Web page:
Thursday, April 25, 2002
Catering to a familiar customer
I'm tired of all the whining about customer service. Those people are just dead wrong and probably lazy. Anybody can see that customer service has never been better. We are, in fact, at the threshold of the Golden Age of Personal Service.
Just yesterday, I gave myself a big smile and swiped my credit card at a gas pump. I told myself I wanted a receipt, and I cheerfully filled my gas tank, whistling a happy tune as I cleaned my windows. I checked my oil without being asked.
At my neighborhood restaurant, I washed the gasoline off my hands and gave myself extra napkins and ketchup. Before I sat down, I wiped the salt and french fries off my table and the mustard off my chair. I seated myself by the window without greasing my palm.
Just when I thought service couldn't get any better, I was given the opportunity to dispense my own soft drink. I savored the perfect ratio of ice to soda. Then, I paid a visit to the salad bar, where I was right behind a little boy who dropped a couple of cherry tomatoes in the ranch dressing before he sneezed. As I was busing my table, I admired my efficiency but I did not expect a tip. I called myself Honey and left.
One cannot live by burgers alone, even with the addition of cheese-like substance and bacon. So I stopped off to pick up some groceries at the supermarket. And I use the term super advisedly. They have fresh flowers and toys and books and clothing.
Generally, however, they do not have a person available to bag groceries. So, I tell myself that I want plastic and I put my own bread under the cans of tomato juice. I break my own eggs. I do this with great dispatch and a chipper attitude. My friend Frank says that his store lets you scan your own groceries. I can't wait.
If you are really in the mood for outstanding customer service and you don't mind squandering a little time, I recommend air travel. To avoid customer-service representatives who send your luggage to Aruba and deposit you in Cleveland, many travelers have elected to carry their own suitcases aboard.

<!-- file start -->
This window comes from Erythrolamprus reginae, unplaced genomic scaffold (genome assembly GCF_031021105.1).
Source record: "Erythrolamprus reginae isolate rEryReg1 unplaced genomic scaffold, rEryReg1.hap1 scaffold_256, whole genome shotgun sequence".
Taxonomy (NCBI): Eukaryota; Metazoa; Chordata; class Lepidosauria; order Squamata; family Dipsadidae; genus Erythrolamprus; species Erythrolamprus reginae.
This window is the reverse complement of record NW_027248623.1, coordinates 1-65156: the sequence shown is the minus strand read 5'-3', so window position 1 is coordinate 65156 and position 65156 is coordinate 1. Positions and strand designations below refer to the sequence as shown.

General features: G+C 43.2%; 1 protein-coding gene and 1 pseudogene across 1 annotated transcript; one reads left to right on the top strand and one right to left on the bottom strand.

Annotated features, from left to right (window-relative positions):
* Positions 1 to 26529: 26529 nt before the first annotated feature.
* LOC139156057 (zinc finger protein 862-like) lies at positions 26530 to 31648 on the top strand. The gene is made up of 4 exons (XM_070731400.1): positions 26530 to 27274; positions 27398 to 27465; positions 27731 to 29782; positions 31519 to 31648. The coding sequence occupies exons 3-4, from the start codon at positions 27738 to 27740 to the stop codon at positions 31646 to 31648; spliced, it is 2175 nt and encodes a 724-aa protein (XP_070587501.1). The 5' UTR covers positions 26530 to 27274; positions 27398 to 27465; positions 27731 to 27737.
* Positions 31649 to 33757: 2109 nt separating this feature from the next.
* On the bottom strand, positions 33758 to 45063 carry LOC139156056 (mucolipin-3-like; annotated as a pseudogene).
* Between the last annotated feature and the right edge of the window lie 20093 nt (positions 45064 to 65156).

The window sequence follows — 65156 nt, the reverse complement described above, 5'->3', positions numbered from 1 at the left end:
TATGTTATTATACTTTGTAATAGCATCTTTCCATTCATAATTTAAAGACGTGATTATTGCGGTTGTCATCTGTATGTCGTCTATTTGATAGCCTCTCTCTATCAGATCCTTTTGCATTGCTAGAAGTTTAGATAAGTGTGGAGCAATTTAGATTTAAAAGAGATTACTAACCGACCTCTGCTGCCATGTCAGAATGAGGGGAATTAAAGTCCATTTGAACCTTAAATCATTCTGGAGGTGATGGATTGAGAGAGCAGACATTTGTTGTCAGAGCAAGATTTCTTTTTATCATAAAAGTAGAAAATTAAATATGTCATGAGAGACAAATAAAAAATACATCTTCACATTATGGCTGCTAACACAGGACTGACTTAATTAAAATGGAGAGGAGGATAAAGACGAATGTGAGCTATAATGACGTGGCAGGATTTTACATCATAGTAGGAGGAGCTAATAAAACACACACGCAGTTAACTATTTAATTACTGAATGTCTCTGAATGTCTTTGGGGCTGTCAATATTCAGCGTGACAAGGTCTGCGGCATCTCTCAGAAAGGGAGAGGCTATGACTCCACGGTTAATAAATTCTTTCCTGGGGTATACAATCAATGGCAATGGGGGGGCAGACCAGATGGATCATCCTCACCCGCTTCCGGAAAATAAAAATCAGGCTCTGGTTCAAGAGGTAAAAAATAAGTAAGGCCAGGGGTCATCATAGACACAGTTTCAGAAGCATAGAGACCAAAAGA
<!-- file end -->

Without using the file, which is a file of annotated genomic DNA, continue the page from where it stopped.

This customer service worked so well not counting the travelers with bags as big as Volkswagens that passengers are now allowed to serve themselves their own food. That is, each of us is entrusted to open our own packet of Meow Mix.
Banks, of course, have been in the forefront of improved customer service. Or at least in customer-service charges. My former bank teller used to give me a Star Brite mint. I get nothing from Jeanie, and if she doesn't like my attitude, she eats my Visa card. Sometimes I make a withdrawal, then give myself a mint, just for old times' sake.
Jeanie's cousin has been installed at Newport on the Levee, where I can become my own parking attendant, paying for my ticket in advance and checking myself out of the very confusing lot. I am consistently good-natured and tell myself to Have a nice day.
I print my own movie tickets, transport my own X-rays, develop my own photographs. I fit myself for shoes. I install my own telephones. I serve my own frozen yogurt.
In every imaginable way, I am at my service.
E-mail Laura at firstname.lastname@example.org or call 768-8393.
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